If you can morally justify the billions of yen spent on development, the NR does have a reason for existing beyond itself, however. Honda don’t see oval piston technology as a dead end alley. The knowledge they’ve gained over the last 15 years is filtering into a new generation of machines. An oval piston V-twin and a tourer are likely follow-ups to the NR, the tourer making sensible use of the incredible power spread. Meanwhile the motor cycling world watches and waits. Can Honda really sell around 700 NRs at £38,000 apiece? I’m sure they will. The richest two wheel fans won’t be able to resist it. But how many will you see on the road and how many will stay at home, gracing the interiors of the rich, like pieces of modern sculpture?

Specification

Price £38,000

Engine Liquid-cooled 90 degree V4 with DOHC and 32 valves, oval pistons, twin spark plugs and dual
connecting rods. Capacity: 747.7cc. Bore and stroke: 75.3mm x 42mm. Compression ratio 11:7:1.
Carburation: PGMFI fuel injection. Maximum power 130bhp at 14,000rpm. Maximum torque 50.6ftlb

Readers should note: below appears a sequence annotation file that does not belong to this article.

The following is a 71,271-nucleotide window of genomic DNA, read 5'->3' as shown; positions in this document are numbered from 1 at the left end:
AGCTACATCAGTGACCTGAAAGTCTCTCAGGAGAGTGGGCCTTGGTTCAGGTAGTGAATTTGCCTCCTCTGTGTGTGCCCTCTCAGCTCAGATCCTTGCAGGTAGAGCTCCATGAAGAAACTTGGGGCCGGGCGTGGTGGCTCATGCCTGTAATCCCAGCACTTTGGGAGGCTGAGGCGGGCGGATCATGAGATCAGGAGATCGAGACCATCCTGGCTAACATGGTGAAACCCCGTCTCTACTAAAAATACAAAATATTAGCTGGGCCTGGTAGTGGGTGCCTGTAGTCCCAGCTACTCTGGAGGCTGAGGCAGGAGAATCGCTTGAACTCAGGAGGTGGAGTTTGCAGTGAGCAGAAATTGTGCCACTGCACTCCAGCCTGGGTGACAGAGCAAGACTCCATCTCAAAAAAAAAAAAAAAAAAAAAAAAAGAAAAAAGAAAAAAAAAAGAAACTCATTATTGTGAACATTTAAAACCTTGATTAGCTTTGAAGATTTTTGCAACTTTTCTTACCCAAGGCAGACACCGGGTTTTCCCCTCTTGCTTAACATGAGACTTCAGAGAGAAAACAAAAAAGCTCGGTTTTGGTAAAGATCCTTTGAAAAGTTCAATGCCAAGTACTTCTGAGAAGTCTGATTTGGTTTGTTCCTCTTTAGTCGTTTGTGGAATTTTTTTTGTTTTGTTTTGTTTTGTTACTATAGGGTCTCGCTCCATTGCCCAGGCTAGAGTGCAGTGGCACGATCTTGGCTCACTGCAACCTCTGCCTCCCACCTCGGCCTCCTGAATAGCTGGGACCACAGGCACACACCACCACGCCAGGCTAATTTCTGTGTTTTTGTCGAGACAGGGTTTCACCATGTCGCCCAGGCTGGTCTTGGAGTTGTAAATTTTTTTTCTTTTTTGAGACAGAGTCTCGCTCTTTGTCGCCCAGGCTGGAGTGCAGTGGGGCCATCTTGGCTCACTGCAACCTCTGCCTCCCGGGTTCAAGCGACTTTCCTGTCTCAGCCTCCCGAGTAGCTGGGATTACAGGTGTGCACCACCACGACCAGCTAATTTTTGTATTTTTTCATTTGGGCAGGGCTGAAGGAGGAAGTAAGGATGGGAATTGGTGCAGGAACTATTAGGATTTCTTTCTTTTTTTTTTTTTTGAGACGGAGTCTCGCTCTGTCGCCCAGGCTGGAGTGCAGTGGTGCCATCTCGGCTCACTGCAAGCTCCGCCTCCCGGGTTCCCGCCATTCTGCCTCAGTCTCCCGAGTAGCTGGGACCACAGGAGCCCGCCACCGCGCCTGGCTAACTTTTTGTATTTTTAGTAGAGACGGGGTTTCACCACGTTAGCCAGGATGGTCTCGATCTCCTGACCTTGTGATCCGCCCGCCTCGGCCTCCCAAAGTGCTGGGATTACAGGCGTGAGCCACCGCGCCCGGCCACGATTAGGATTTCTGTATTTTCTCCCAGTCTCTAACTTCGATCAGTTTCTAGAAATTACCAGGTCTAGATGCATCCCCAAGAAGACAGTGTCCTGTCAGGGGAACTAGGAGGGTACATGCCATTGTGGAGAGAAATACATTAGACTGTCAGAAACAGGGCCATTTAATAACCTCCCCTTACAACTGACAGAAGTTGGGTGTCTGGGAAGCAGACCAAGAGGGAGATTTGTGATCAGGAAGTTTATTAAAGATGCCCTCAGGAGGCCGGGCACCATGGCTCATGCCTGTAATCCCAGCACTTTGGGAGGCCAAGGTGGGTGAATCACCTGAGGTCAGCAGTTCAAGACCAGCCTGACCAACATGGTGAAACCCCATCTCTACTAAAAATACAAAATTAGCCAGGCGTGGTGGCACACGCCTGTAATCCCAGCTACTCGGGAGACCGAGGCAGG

(7.0kgm) at 11,500rpm. Wet sump lubrication


Transmission Primary drive by gear. Final drive by chain. Multiplate, semi-slip wet clutch.
Six speed gearbox
Electrics 12V 12AH battery. PGM computer-controlled electronic ignition. Headlight: dual halogen
high beam, projector low beam
Cycle parts Frame: Twin beam aluminium. Suspension: 45mm upside-don Showa telescopic forks
with pre-load and 12-way compression and rebound damping adjustment. Pro-Link rising rate linkage rear
with Showa nitrogen-charged shock adjustable for pre-load, compression and rebound damping.
Wheels: Cast magnesium live spoke, 3.50-16 front, 5.50-17 rear. Tyres: Michelin HI-Sport radial,
130/70ZRR 16 front, 180/55ZRR 17 rear. Brakes: Twin 310mm front discs with four piston calipers,
single 220mm rear disc with twin piston caliper
Dimensions Wheelbase 143.3cm (46.4in). Length 214cm  (84in). Width 70.8cm (27.9in).
Seat height 78.7cm (3in). Dry weight: 222.54kg (489.5lb).  Rake: 24.5 degrees. Trail: 8.7cm (3.4in).
Fuel capacity: 17.3 litres (3.8 gallons)
Warranty 12 months / unlimited mileage
Importer Honda UK, Power Road, Chiswick, London W4 5YT. Tel: 081-747-1400